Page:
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Nishi Ramen: a balance between Japanese and Mexican cuisine

Claudia Flores

Among the various cuisines in the Sun City, Japanese is one of the most popular with the rise of ramen restaurants around El Paso. Nishi Ramen, located at 504 W. San Antonio Ave. in Downtown El Paso, finds a way to mix the flavors of Japanese and Mexican cuisine in every dish.

For Enrique Lozano, executive chef at Nishi, the journey of opening a ramen restaurant started six years ago.

“I came across ramen through a friend of mine, I was in the culinary institute when I was 19, and I was really into Italian cuisine, but then once I tried original ramen, I completely changed,” Lozano said. “I really liked the flavors and the fact that you can make mostly everything from scratch, that’s when I really started getting into the whole culture of ramen.”

In the beginning, while experimenting with ramen recipes, flavors and ingredients Lozano found a way to share his love for ramen with the community.

“I started by making my own broths and noodles and once I was happy with the recipes that I was making, I started doing ramen house to house, I would just put it on my social media and tell people that I was going to do ramen for people to put their orders in,” Lozano said.

After selling from house to house, Lozano started to sell ramen at a friend’s bar two years ago, but upon leaving El Paso to work next to chef Grant Achatz for seven months in Chicago, Lozano came back with new ideas for El Paso.

“Once I came back, nothing here was really up to the level that  I experienced in Chicago restaurant-wise, so I reached out to my business partner Jose Jimenez and I told him ‘You know, what if I come back here I don’t want to take a step back. I think the next logical step for me would be to open a restaurant, people are way more educated about ramen now, so I think it’s a perfect timing’,” Lozano said.

With different ramen restaurants in El Paso, Lozano found a way to mix the traditional flavors of ramen with some more familiar such as the nixtamal, used traditionally in the elaboration of tortillas, Lozano uses this ingredient to make noodles.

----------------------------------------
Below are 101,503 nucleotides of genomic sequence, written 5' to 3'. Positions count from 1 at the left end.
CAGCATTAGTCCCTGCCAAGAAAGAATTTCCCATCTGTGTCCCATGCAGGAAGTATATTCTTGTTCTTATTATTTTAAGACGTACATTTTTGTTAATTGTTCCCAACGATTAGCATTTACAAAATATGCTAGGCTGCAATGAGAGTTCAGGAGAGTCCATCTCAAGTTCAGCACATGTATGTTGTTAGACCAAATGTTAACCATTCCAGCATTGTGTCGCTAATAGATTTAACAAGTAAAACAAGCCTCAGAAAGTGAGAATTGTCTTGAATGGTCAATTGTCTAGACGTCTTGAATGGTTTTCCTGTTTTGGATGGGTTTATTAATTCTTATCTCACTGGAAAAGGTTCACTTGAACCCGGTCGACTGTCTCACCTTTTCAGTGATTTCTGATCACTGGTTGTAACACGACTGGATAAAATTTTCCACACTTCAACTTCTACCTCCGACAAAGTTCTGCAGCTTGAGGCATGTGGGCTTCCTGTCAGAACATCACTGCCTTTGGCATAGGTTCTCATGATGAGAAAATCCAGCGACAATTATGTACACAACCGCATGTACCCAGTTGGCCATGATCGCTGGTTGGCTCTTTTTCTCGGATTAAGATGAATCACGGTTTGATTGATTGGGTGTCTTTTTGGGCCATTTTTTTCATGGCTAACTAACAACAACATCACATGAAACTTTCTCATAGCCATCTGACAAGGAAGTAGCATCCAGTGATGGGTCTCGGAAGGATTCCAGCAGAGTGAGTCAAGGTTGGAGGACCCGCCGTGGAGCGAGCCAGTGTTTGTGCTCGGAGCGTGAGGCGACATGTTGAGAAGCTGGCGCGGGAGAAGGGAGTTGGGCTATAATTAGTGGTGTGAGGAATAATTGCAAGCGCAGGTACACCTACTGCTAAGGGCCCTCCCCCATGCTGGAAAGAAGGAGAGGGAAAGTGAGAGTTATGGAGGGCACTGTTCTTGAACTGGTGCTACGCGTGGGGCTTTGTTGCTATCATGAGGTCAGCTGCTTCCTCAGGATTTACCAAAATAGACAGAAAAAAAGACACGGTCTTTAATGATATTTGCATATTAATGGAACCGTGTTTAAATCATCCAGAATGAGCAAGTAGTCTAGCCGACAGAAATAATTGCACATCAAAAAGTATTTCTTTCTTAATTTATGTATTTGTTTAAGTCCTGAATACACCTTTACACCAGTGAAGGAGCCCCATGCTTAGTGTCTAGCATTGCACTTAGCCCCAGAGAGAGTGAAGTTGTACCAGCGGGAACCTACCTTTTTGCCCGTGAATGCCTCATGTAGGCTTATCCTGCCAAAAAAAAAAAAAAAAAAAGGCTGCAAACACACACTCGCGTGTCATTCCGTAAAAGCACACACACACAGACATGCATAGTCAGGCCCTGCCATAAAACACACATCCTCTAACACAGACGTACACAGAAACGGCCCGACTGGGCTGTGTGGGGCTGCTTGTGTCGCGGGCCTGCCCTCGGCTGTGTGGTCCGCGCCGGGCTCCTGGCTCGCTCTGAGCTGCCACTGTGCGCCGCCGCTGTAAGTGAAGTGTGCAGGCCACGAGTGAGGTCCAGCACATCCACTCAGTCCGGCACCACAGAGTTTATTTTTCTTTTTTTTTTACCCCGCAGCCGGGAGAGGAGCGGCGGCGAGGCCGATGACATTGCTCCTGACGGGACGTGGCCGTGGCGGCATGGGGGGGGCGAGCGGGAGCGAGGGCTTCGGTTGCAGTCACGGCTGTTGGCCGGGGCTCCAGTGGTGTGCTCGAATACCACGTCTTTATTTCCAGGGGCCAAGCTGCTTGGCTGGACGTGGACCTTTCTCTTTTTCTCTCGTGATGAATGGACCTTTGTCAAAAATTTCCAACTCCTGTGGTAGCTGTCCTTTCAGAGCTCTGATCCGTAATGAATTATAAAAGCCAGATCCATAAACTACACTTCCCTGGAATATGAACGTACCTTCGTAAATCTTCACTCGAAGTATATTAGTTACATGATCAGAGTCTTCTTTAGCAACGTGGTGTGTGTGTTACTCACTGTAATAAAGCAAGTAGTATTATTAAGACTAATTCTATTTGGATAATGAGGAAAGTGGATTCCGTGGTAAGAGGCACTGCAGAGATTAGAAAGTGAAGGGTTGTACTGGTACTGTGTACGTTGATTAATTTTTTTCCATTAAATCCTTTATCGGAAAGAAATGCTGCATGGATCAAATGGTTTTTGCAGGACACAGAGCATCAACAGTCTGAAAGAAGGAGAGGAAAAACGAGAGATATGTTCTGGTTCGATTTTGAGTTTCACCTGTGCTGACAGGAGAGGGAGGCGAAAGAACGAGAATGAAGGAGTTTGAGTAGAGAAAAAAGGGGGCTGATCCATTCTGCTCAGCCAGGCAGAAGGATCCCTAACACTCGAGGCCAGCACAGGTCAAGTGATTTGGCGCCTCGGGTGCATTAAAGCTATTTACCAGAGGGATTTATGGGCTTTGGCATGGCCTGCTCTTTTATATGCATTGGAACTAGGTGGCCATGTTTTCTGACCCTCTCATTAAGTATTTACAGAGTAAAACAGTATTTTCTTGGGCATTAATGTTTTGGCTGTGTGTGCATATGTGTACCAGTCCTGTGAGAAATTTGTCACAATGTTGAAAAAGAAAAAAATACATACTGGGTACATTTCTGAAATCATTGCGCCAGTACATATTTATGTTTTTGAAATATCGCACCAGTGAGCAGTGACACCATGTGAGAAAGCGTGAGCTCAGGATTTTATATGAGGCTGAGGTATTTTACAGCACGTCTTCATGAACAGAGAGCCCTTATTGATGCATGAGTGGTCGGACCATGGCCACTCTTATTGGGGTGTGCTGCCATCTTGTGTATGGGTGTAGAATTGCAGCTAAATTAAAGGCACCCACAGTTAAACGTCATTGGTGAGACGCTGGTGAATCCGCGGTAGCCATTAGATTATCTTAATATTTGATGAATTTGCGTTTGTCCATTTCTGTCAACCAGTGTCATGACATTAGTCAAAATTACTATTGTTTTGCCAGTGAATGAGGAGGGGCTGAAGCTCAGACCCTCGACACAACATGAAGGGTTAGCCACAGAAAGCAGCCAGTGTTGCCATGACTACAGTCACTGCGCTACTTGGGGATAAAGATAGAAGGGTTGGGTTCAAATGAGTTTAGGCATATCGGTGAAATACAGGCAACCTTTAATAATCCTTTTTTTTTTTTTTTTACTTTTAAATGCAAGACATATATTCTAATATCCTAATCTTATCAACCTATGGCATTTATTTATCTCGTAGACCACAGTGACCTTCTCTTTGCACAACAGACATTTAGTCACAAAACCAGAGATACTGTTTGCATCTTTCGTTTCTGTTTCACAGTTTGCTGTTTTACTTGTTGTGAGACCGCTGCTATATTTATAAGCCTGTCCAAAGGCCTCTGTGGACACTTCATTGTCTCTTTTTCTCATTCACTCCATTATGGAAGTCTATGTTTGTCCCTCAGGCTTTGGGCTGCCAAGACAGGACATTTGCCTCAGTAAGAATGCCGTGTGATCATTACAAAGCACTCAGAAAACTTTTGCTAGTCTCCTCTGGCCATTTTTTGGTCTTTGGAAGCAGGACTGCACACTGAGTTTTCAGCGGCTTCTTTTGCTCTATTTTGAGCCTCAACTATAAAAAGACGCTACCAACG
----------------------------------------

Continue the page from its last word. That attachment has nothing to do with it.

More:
“We need to have the perfect mix of cultures and that’s basically what we do here, is just my interpretation of ramen through, I guess if you could say, a Mexican lens,” Lozano said.

Apart from serving traditional ramen, such as shoyu, miso and shio, Lozano changes the menu every three months by introducing new recipes to the menu such as mole ramen and al pastor ramen.

Focusing on serving everyone in the community, Nishi is also vegan and vegetarian-friendly.

“Our vegan broth has a lot of vegetables and we mix that with miso, we are focused a lot on vegan diets and about three-quarters of our menu is vegan,” Lozano said.

Lozano said that part of their goal is to showcase El Paso cultural diversity as he believes the city has the potential to be nationally recognized for its cuisine.

“The bigger cities in the world really are mainly focused in cuisines, obviously, they have trading and other stuff like that, but they are really well known for their cuisine, and I feel that if El Paso has more knowledge of what’s out there, we can definitely get to that step,” Lozano said.

Claudia Flores may be reached at [email protected]

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Nishi Ramen: a balance between Japanese and Mexican cuisine